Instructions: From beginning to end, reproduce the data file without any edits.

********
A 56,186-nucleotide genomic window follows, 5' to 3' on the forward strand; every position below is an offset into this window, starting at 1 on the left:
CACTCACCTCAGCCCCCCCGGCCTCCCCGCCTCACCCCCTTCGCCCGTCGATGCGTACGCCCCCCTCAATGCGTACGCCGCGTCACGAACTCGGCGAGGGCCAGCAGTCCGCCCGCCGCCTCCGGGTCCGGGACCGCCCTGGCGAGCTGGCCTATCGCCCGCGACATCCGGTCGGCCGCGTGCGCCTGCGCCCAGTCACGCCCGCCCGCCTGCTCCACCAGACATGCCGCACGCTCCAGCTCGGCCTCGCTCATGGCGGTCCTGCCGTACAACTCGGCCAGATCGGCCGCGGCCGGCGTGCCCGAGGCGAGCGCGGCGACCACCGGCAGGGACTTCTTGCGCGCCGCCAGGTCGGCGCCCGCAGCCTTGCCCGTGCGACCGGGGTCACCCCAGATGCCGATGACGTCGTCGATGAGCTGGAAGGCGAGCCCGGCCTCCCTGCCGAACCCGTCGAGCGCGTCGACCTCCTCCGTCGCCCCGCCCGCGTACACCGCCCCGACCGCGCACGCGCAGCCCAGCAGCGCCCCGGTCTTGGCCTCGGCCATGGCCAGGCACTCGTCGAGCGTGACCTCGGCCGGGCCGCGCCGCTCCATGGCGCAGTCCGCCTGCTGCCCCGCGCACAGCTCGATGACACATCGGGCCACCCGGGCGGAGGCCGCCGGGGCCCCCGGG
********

A 56,186-nucleotide genomic window follows, 5' to 3' on the forward strand; every position below is an offset into this window, starting at 1 on the left:
CACTCACCTCAGCCCCCCCGGCCTCCCCGCCTCACCCCCTTCGCCCGTCGATGCGTACGCCCCCCTCAATGCGTACGCCGCGTCACGAACTCGGCGAGGGCCAGCAGTCCGCCCGCCGCCTCCGGGTCCGGGACCGCCCTGGCGAGCTGGCCTATCGCCCGCGACATCCGGTCGGCCGCGTGCGCCTGCGCCCAGTCACGCCCGCCCGCCTGCTCCACCAGACATGCCGCACGCTCCAGCTCGGCCTCGCTCATGGCGGTCCTGCCGTACAACTCGGCCAGATCGGCCGCGGCCGGCGTGCCCGAGGCGAGCGCGGCGACCACCGGCAGGGACTTCTTGCGCGCCGCCAGGTCGGCGCCCGCAGCCTTGCCCGTGCGACCGGGGTCACCCCAGATGCCGATGACGTCGTCGATGAGCTGGAAGGCGAGCCCGGCCTCCCTGCCGAACCCGTCGAGCGCGTCGACCTCCTCCGTCGCCCCGCCCGCGTACACCGCCCCGACCGCGCACGCGCAGCCCAGCAGCGCCCCGGTCTTGGCCTCGGCCATGGCCAGGCACTCGTCGAGCGTGACCTCGGCCGGGCCGCGCCGCTCCATGGCGCAGTCCGCCTGCTGCCCCGCGCACAGCTCGATGACACATCGGGCCACCCGGGCGGAGGCCGCCGGGGCCCCCGGG